But even with all that knowledge, a lot of the interview subjects were unsure about the project. Not only was it a game, which many dismissed outright, it was a mostly Western development team trying to tell an Iranian story.
“People were naturally skeptical…they had seen other examples in Western media,” Butin says. But in the end most of them ended up lending their stories to the game.
Those interviews were the building blocks with which iNK Studios built their story. Unlike in journalism or documentary filmmaking, 1979 was a story based in fact but stretched to accommodate for a dramatic narrative. That still meant the team, like most journalists, had to be careful with how they used the testimonies of their interview subjects.
There has to be some element of entertainment and inviting gameplay
One of gaming’s greatest strengths is interactivity. With 1979 the team could create a living, breathing world – “a place lost to time,” as Butin called it – that had the factual strength of journalism and the complex, emotional decisions of a video game.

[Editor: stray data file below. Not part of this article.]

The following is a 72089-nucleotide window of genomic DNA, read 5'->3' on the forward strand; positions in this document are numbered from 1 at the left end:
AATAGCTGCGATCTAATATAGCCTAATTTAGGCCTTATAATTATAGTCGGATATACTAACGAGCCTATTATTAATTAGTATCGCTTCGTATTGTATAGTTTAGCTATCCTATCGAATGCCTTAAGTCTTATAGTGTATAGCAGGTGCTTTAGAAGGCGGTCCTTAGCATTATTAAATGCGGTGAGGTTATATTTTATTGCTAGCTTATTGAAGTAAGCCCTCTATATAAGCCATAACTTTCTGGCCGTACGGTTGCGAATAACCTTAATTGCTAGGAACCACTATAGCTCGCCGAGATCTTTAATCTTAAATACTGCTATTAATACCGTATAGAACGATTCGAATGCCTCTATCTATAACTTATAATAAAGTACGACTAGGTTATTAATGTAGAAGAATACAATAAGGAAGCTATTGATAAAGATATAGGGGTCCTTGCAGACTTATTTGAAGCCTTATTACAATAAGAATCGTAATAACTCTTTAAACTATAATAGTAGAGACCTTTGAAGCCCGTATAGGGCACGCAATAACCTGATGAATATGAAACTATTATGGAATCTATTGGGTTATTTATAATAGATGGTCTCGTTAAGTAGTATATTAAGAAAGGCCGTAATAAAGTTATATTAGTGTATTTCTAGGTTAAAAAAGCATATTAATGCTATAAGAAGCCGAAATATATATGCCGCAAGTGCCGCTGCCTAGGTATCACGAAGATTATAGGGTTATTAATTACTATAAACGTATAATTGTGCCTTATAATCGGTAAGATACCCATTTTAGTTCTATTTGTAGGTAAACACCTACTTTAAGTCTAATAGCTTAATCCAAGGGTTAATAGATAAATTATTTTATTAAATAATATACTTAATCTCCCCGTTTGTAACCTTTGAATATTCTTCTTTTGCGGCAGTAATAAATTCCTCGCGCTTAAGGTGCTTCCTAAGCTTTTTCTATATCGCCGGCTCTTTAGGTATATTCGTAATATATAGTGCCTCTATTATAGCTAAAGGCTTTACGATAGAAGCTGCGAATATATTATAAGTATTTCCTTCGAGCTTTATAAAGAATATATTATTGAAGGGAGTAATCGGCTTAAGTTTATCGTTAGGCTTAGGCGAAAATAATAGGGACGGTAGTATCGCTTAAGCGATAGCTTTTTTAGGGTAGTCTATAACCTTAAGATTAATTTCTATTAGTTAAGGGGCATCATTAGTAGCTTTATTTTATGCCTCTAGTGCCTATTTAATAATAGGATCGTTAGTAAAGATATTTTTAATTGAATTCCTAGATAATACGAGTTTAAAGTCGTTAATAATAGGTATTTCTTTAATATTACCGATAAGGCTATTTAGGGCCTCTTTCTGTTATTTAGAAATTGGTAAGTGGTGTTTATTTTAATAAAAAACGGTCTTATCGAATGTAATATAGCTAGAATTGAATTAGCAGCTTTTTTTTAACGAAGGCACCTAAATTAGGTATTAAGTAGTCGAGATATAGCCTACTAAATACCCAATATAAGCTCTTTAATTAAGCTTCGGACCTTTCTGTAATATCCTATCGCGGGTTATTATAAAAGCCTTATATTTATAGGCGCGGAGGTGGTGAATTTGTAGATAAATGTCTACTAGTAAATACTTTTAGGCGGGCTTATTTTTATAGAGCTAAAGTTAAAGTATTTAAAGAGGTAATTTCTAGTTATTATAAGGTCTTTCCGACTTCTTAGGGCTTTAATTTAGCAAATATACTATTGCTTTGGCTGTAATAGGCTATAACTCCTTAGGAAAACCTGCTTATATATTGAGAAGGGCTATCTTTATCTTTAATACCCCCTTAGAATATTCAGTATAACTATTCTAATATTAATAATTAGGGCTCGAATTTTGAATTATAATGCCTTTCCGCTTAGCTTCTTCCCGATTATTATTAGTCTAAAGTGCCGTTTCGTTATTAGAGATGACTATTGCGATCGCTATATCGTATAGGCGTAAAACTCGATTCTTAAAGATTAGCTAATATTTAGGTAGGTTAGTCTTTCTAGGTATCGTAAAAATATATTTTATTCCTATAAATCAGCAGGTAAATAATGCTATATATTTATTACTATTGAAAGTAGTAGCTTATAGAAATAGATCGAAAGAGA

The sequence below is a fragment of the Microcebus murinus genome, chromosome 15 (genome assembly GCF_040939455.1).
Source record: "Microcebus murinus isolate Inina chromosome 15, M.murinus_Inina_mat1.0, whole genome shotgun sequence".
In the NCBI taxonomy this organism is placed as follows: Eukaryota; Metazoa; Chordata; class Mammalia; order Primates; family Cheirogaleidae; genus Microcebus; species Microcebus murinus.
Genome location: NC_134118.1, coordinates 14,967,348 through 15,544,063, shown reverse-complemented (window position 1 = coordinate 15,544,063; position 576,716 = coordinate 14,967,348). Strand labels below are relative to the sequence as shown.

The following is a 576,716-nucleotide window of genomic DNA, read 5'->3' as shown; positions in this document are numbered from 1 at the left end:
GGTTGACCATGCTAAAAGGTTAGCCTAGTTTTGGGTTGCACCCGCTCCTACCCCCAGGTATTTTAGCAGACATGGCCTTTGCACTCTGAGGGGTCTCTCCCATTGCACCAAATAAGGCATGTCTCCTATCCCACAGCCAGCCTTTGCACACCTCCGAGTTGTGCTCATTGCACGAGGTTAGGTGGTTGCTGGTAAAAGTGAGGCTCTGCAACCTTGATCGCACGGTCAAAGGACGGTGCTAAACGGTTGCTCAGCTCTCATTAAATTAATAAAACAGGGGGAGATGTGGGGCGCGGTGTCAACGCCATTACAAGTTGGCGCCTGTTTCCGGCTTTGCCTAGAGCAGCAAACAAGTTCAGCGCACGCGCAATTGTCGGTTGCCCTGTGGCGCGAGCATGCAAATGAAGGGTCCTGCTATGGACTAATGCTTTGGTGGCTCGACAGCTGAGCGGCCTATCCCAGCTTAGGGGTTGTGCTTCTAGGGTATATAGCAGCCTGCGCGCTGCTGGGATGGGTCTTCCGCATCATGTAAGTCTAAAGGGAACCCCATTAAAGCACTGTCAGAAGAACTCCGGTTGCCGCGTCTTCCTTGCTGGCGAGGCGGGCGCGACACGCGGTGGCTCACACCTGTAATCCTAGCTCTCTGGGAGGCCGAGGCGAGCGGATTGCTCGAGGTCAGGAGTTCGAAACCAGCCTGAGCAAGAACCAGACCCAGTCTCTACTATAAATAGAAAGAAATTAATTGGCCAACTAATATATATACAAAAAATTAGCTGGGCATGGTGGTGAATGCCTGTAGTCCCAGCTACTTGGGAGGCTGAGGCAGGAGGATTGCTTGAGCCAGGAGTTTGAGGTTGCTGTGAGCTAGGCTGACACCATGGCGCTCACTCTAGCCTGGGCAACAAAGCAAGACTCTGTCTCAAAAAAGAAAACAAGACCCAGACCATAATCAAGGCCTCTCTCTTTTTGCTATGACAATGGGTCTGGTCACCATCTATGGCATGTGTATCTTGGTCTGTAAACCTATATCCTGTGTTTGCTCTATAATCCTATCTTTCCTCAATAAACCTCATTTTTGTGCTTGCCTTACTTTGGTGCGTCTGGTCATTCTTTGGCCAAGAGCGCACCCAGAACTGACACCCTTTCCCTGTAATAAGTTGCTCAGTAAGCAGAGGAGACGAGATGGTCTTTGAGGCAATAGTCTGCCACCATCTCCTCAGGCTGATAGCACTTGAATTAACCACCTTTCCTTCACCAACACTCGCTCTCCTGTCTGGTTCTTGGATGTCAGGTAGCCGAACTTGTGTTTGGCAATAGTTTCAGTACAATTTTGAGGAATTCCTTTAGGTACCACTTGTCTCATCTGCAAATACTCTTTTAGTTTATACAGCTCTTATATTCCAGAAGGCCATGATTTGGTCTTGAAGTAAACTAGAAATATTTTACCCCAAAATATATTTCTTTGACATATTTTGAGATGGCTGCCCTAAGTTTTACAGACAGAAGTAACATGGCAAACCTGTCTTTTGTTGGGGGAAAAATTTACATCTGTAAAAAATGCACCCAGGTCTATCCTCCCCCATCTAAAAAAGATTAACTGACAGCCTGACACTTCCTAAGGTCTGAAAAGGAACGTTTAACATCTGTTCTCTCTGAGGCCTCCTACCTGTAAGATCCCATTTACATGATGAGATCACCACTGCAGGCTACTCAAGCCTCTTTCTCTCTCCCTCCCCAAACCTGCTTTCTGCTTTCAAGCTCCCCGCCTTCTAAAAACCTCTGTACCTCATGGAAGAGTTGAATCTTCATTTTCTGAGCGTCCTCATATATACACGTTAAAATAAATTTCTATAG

That’s where a simple but impactful line of dialogue - “Your cuz part of the Stones. You gonna dis them man or else” – can work wonders.
That one line was the result of a lot of hard work on the part of Michael Block, lead designer at Culture Shock Games, and the rest of his team. We Are Chicago, which Culture Shock Games released in February 2017, takes a very similar approach as 1979, but the team’s lack of experience with interviews or research made the development process even more difficult.
“We aren’t from that background so interviews aren’t something we’re used to,” Block admitted.
Despite their lack of experience, the small team at Culture Shock Games dove right into interviewing Englewood residents. They started by doing short five-minute interviews to get the broad narrative strokes of each person’s life, before they did their in-depth follow ups. It was in these interviews that Block and his team “really drilled down into the details,” Block says. Without any experience with interviewing sources, Block slowly but surely learned how good interviews come out of both directed questions and on-the-scene discoveries.